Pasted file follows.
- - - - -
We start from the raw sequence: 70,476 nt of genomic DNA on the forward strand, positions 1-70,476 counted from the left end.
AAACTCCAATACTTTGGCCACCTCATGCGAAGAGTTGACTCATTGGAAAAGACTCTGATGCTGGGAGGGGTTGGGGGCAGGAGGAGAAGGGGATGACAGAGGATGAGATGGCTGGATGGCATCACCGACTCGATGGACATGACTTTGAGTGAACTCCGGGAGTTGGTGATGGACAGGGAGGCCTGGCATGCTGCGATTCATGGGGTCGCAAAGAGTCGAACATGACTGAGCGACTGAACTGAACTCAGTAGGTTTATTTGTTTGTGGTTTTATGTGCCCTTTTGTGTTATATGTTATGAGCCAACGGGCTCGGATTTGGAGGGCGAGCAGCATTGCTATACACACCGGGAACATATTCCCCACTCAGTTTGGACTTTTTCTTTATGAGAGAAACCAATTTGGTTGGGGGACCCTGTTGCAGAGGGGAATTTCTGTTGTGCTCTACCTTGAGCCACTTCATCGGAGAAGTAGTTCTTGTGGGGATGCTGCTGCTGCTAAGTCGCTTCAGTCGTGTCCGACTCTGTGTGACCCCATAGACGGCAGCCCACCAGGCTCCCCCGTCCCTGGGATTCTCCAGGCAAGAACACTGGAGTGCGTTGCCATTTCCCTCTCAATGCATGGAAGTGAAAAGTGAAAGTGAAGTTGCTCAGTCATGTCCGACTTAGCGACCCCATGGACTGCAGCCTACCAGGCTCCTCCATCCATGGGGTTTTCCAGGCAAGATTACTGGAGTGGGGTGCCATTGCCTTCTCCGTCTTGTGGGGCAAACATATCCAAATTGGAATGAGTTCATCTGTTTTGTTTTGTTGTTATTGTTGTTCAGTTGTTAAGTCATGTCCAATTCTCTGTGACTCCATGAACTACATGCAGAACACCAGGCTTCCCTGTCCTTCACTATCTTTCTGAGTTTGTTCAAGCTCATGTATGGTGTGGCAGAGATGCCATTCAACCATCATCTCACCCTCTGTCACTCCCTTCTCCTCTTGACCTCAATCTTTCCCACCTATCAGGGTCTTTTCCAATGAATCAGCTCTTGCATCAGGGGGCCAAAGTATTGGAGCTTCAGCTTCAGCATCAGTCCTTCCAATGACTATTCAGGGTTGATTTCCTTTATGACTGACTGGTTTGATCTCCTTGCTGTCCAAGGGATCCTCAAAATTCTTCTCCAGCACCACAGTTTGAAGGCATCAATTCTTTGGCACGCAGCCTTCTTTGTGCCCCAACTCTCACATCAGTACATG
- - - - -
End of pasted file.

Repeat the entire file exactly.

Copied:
We start from the raw sequence: 70,476 nt of genomic DNA on the forward strand, positions 1-70,476 counted from the left end.
AAACTCCAATACTTTGGCCACCTCATGCGAAGAGTTGACTCATTGGAAAAGACTCTGATGCTGGGAGGGGTTGGGGGCAGGAGGAGAAGGGGATGACAGAGGATGAGATGGCTGGATGGCATCACCGACTCGATGGACATGACTTTGAGTGAACTCCGGGAGTTGGTGATGGACAGGGAGGCCTGGCATGCTGCGATTCATGGGGTCGCAAAGAGTCGAACATGACTGAGCGACTGAACTGAACTCAGTAGGTTTATTTGTTTGTGGTTTTATGTGCCCTTTTGTGTTATATGTTATGAGCCAACGGGCTCGGATTTGGAGGGCGAGCAGCATTGCTATACACACCGGGAACATATTCCCCACTCAGTTTGGACTTTTTCTTTATGAGAGAAACCAATTTGGTTGGGGGACCCTGTTGCAGAGGGGAATTTCTGTTGTGCTCTACCTTGAGCCACTTCATCGGAGAAGTAGTTCTTGTGGGGATGCTGCTGCTGCTAAGTCGCTTCAGTCGTGTCCGACTCTGTGTGACCCCATAGACGGCAGCCCACCAGGCTCCCCCGTCCCTGGGATTCTCCAGGCAAGAACACTGGAGTGCGTTGCCATTTCCCTCTCAATGCATGGAAGTGAAAAGTGAAAGTGAAGTTGCTCAGTCATGTCCGACTTAGCGACCCCATGGACTGCAGCCTACCAGGCTCCTCCATCCATGGGGTTTTCCAGGCAAGATTACTGGAGTGGGGTGCCATTGCCTTCTCCGTCTTGTGGGGCAAACATATCCAAATTGGAATGAGTTCATCTGTTTTGTTTTGTTGTTATTGTTGTTCAGTTGTTAAGTCATGTCCAATTCTCTGTGACTCCATGAACTACATGCAGAACACCAGGCTTCCCTGTCCTTCACTATCTTTCTGAGTTTGTTCAAGCTCATGTATGGTGTGGCAGAGATGCCATTCAACCATCATCTCACCCTCTGTCACTCCCTTCTCCTCTTGACCTCAATCTTTCCCACCTATCAGGGTCTTTTCCAATGAATCAGCTCTTGCATCAGGGGGCCAAAGTATTGGAGCTTCAGCTTCAGCATCAGTCCTTCCAATGACTATTCAGGGTTGATTTCCTTTATGACTGACTGGTTTGATCTCCTTGCTGTCCAAGGGATCCTCAAAATTCTTCTCCAGCACCACAGTTTGAAGGCATCAATTCTTTGGCACGCAGCCTTCTTTGTGCCCCAACTCTCACATCAGTACATG